"It's essentially a contract dispute the U.S. attorneys are involved in," Johnson said.
According to the indictment, the tribe received federal funds at the time of some of the alleged crimes.
Johnson said Kovall was involved in a number of Rose Institute projects over the years due to his expertise in tribal and environmental issues, and had worked as an environmental lawyer for Arco.
Heslop was the director of the Rose Institute for 30 years, Johnson said.
More to come on this situation.

UPDATE -- 4-29-14

I have more investigating to do but have learned that National Demographics Corporation was apparently OWNED by Heslop and Florence Adams when NDC first was granted the contract to draw Arizona's maps in 2001. NDC remained under contract to the AIRC until 2009. At some point, I do not yet know the date, Doug Johnson bought out both Heslop and Adams.

Therefore, it is clear that NDC was contractually connected with the Arizona Independent Redistricting Commission at the time of the events detailed in the document referenced above that served as the basis for Heslop's agreement to plead guilty to one count of conspiracy to commit bribery. What is not clear yet is whether Heslop was still an owner of NDC at the time he committed the conspiracy to commit bribery concerning the Twenty-nine Palms casino project.

UPDATE -- 4-30-14

I spoke with Doug Johnson this afternoon. He was understandably reluctant to answer my questions initially. However, he did indicate that some time in 2006 he did, in fact, purchase NDC from Heslop and Adams. He would not disclose the terms of the transfer or the specific date (or even the month). He did say, however, that the transfer was completed BEFORE any of the events about which Heslop was accused and agreed to plead guilty for conspiracy to commit bribery.

Johnson also indicated that Heslop's role at NDC during any time prior to that transfer, going back to when NDC was first awarded the contract with the AIRC at the beginning of the first AIRC cycle, was limited to "retired partner."

Johnson took exception to my post which indicated the 2011 AIRC decision to not contract with NDC was vindicated by Heslop's conviction or the findings of the US Attorney in the factual basis for the plea agreement.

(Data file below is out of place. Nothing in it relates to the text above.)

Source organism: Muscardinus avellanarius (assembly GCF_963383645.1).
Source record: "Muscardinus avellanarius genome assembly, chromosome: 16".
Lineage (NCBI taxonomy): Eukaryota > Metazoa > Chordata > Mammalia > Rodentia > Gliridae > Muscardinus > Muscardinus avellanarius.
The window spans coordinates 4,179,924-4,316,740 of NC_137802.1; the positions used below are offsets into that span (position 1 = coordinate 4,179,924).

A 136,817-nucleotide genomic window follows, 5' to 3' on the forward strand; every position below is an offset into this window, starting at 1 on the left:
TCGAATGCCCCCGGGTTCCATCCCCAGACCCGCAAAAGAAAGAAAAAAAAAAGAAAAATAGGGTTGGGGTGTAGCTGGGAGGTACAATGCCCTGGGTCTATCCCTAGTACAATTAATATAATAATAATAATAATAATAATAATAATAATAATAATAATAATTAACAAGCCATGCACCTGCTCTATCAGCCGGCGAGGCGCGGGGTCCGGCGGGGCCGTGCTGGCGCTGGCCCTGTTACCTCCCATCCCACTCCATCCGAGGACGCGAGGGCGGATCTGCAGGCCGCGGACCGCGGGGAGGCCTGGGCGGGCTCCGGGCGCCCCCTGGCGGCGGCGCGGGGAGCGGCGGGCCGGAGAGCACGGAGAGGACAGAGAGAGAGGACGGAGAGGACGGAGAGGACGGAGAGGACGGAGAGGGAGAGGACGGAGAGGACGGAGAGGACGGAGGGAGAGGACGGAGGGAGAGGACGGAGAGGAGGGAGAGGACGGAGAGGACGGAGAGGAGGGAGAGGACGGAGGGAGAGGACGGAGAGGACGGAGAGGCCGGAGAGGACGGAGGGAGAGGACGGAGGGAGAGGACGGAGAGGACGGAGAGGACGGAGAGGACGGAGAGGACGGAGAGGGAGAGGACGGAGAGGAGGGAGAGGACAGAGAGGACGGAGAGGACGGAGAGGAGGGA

It is my opinion still that the association of NDC with Heslop tainted the situation, though the specific degree to which cannot be measured.

That situation does not change the fact that Johnson's/NDC's proposal to conduct the 2011 mapping for the AIRC Congressional and legislative districts was deficient in concrete tangible ways including numerous errors that reflected a hurried and careless preparation AND that his proposal did NOT include any financial information. In other words, Johnson did not say how much he planned to charge the AIRC for NDC's services in the event they selected him to conduct this cycle's mapping. Omission of proposed cost for services is, most definitely, a material deficiency in the proposal.


I spoke again with Doug Johnson (twice) who told me that whoever told me that NDC's proposal did not include pricing information was lying to me.

I then reviewed the proposal documents, which are posted on the AIRC website. There are two separate "attachment 3" documents for Johnson's proposal. One has a listing of deliverables and pricing schedule, the other does not. Neither has a date stamp for when they were received by SPO or the AIRC. The two do each have dates noted on the bottom left side of each page with a date in July 2011. The selection process had been completed (at the end of June 2011) by the time these printouts were made and posted.

Johnson insisted that the problem with the attachment 3 with no deliverables or pricing was a printing error on the part of the State Procurement Office and said that the two documents were printed out within hours and maybe even within minutes of each other.

My concern with his version is that if it was true that it was only a printing error on the part of SPO, how would he be able to claim that reprinting within minutes had fixed the problem? And if it was only a printing error, then why would the blank version have been posted to the AIRC website?

UPDATE 5-1-14

My post dated May 1, 2014 updates this post.

1 comment:

  1. Funny how the Republican controlled Legislature is advocating against "states' rights" when the voters of Arizona, the ultimate legislature according to Justice Scalia, take away power the Republican dominated Legislature. Then again, Republicans and their conservative allies are only interested in upholding "states' rights" when they get to trample and take away rights, not expand them.